To commemorate the 100th anniversary of the start of the First World War we feature two novels which explore the effect of injury on the lives of returning soldiers and their families and friends. We also highlight the collection of The Southern Cross - the journal of the 1st Southern General Hospital. This Birmingham University based hospital was pioneering in treating the war wounded, a tradition continued to the present day through the work of the nearby Queen Elizabeth Hospital.
My Dear, I wanted to tell you by Louisa Young
My Dear, I wanted to tell you... So begins a message from Riley to his sweetheart Nadine. A standard-issue postcard allowed those injured on the battlefield to tell their loved-ones back home they had been wounded with a choice of 'slight' or 'serious'. In Riley's case he is less than honest. In reality "Half of my face is missing... Missing in action... still in the filthy mud of Passchendaele."
It is unclear whether their relationship, already threatened by their different backgrounds will survive such as devastating injury but hope comes in the form of renowned plastic surgeon Major Harold Gillies. This part of the novel takes the work of this real-life medical pioneer and weaves it into a profound story of heartbreak and bravery.
Novelist Louisa Young was drawn to the subject after researching the life of her grandmother, Kathleen Scott, wife of the Antarctic explorer Captain Robert Scott. As a sculptor, she was employed to make casts of soldiers' scarred faces so that they could be rebuilt.
Louisa Young's follow up novel, The Heroes' Welcome takes us on to 1919 and the repercussions of The Great War. While physical wounds may be healing, emotional scars run deeper. The bravery of suffering in silence, of not remembering are here transformed into another kind of battle.
Military Medicine in Birmingham - Past and Present
With the opening of the new Queen Elizabeth Hospital in 2010, Birmingham acquired a state of the art facility for military patients. This followed a city tradition going back to before the First World War. Plans for the 1st Southern General Hospital were established in 1909 when it was decided to use the new University of Birmingham buildings as a hospital in case of war. On 1 September 1914 the first 120 casualties of The Great War arrived. Over time other buildings were brought into use as outposts for the main hospital including Highbury and Uffcolme, former homes of Joseph Chamberlain and Richard Cadbury respectively.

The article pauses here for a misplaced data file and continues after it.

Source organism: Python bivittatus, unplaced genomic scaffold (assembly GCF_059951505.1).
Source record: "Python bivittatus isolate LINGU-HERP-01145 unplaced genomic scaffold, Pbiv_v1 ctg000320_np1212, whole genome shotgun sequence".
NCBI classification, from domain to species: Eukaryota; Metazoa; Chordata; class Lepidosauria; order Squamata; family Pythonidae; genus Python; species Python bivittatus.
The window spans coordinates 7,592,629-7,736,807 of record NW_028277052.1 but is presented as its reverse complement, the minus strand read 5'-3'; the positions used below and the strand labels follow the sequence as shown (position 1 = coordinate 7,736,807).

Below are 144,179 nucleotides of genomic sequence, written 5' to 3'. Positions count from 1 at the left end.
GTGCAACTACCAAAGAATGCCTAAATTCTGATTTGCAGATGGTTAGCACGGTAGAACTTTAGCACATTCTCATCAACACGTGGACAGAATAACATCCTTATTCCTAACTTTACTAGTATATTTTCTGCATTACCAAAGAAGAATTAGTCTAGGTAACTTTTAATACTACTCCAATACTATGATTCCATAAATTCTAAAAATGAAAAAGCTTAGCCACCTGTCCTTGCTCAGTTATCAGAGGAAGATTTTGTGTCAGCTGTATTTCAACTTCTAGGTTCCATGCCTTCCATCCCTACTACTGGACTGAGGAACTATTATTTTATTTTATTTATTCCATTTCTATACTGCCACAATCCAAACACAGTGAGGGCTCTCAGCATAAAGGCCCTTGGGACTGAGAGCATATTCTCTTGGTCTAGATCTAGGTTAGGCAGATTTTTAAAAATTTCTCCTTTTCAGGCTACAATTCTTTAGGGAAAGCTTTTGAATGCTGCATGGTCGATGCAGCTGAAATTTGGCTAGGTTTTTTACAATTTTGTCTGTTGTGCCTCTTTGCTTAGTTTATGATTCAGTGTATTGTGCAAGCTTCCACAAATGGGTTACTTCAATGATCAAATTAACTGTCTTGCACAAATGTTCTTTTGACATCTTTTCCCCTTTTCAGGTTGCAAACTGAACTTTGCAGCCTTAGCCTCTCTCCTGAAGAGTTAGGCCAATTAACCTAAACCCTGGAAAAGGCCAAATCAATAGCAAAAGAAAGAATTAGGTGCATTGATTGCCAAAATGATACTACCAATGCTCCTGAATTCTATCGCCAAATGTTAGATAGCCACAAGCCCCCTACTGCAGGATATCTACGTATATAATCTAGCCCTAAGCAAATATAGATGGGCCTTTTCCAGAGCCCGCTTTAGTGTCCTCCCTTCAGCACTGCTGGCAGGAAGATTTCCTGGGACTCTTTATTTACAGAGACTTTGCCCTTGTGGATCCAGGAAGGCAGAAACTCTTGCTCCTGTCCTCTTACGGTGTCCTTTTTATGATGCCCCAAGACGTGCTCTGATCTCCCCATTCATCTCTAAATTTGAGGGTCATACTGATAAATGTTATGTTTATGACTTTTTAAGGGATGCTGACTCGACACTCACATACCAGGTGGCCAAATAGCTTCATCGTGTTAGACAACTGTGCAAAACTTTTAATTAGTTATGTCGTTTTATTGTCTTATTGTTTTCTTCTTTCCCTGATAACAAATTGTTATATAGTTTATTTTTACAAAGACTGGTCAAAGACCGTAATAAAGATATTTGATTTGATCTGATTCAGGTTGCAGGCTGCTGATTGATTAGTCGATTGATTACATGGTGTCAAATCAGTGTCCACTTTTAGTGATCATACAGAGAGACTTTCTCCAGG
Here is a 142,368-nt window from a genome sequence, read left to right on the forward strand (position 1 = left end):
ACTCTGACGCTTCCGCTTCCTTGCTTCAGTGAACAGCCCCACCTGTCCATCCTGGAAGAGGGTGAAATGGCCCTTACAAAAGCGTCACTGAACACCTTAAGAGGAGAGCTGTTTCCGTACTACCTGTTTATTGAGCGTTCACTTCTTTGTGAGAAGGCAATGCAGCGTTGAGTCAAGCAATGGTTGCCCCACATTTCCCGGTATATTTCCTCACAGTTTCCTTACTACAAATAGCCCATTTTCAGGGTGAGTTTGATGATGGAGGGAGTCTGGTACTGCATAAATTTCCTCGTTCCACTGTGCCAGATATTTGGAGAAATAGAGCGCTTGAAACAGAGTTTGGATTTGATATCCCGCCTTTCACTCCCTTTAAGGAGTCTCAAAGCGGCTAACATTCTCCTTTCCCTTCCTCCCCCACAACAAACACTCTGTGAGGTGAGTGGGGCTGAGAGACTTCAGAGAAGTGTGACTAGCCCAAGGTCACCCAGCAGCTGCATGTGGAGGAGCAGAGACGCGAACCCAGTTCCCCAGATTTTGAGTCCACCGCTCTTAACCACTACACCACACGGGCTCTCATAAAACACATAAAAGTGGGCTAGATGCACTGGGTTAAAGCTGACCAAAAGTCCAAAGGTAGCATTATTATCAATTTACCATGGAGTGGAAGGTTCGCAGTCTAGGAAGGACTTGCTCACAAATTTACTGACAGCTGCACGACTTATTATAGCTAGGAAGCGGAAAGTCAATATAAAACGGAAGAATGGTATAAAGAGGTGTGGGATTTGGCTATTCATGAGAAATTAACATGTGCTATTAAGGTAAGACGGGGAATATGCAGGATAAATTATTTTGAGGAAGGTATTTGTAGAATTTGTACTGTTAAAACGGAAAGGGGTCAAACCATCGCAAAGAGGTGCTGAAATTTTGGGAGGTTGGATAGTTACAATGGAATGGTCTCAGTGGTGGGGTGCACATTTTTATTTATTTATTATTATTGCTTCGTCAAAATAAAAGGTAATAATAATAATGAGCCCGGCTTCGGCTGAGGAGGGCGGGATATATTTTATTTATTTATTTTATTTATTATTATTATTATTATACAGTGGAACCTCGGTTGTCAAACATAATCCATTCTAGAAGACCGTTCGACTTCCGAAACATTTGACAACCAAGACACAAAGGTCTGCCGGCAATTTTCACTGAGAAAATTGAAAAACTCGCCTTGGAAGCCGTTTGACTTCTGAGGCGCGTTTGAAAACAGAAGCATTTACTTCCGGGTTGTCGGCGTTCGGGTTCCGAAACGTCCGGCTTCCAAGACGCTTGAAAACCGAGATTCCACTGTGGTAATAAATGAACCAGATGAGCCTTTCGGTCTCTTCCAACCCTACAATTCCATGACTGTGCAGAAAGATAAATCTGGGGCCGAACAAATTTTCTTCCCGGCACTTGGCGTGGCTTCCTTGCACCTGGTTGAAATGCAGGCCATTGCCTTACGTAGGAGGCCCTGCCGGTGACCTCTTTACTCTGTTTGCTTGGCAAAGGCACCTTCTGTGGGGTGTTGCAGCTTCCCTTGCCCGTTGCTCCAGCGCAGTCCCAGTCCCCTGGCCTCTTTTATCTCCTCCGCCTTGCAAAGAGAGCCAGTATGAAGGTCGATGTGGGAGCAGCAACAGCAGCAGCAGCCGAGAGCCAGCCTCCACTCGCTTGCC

The Archives, Heritage and Photography section of the Library of Birmingham holds a fascinating collection of the The Southern Cross journal produced by patients and including satirical drawings, poems and articles. These can be viewed by appointment in the Wolfson Centre for Archival Research.
A major new exhibition, Voices of War, opens in The Gallery at the Library of Birmingham on 29 September 2014 as part of the 'Voices' season. The exhibition will explore the experiences of men at the Front, the war’s impact on children and families, the contribution of black and Asian soldiers from across the empire, the changing role of women on the Home Front, Birmingham’s industrial support for the war effort, and debates around patriotism and pacifism in the city. The exhibition will be complemented by a programme of talks and events, online resources, and an accompanying book.
The First World War online
Find out more about our collections with these selected online galleries including silk embroidered postcards and song cards.
Central image above
Cover of The Journal of the 1st Southern General Hospital
View by appointment in the Wolfson Centre for Archival Research